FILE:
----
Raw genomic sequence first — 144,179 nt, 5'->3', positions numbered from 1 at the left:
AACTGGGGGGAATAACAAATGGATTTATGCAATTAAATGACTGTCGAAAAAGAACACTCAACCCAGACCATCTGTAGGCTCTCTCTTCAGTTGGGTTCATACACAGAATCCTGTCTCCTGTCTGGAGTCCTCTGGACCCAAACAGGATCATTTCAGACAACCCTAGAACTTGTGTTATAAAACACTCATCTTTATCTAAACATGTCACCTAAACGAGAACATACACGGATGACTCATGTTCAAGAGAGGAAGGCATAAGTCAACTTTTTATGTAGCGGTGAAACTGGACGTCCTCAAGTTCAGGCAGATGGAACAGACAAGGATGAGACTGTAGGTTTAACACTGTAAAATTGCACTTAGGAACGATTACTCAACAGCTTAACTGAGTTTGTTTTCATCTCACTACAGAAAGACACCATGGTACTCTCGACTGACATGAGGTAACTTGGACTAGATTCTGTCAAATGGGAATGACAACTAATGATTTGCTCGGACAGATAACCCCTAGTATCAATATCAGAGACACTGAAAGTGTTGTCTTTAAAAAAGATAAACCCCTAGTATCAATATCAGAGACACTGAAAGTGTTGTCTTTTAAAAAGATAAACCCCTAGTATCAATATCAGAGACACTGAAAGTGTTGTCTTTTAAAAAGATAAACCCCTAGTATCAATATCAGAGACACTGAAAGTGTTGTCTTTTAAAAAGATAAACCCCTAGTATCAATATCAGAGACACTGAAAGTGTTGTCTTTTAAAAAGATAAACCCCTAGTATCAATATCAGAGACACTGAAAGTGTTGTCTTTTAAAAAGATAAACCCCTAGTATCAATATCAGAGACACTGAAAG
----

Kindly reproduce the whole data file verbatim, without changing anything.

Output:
Raw genomic sequence first — 144,179 nt, 5'->3', positions numbered from 1 at the left:
AACTGGGGGGAATAACAAATGGATTTATGCAATTAAATGACTGTCGAAAAAGAACACTCAACCCAGACCATCTGTAGGCTCTCTCTTCAGTTGGGTTCATACACAGAATCCTGTCTCCTGTCTGGAGTCCTCTGGACCCAAACAGGATCATTTCAGACAACCCTAGAACTTGTGTTATAAAACACTCATCTTTATCTAAACATGTCACCTAAACGAGAACATACACGGATGACTCATGTTCAAGAGAGGAAGGCATAAGTCAACTTTTTATGTAGCGGTGAAACTGGACGTCCTCAAGTTCAGGCAGATGGAACAGACAAGGATGAGACTGTAGGTTTAACACTGTAAAATTGCACTTAGGAACGATTACTCAACAGCTTAACTGAGTTTGTTTTCATCTCACTACAGAAAGACACCATGGTACTCTCGACTGACATGAGGTAACTTGGACTAGATTCTGTCAAATGGGAATGACAACTAATGATTTGCTCGGACAGATAACCCCTAGTATCAATATCAGAGACACTGAAAGTGTTGTCTTTAAAAAAGATAAACCCCTAGTATCAATATCAGAGACACTGAAAGTGTTGTCTTTTAAAAAGATAAACCCCTAGTATCAATATCAGAGACACTGAAAGTGTTGTCTTTTAAAAAGATAAACCCCTAGTATCAATATCAGAGACACTGAAAGTGTTGTCTTTTAAAAAGATAAACCCCTAGTATCAATATCAGAGACACTGAAAGTGTTGTCTTTTAAAAAGATAAACCCCTAGTATCAATATCAGAGACACTGAAAGTGTTGTCTTTTAAAAAGATAAACCCCTAGTATCAATATCAGAGACACTGAAAG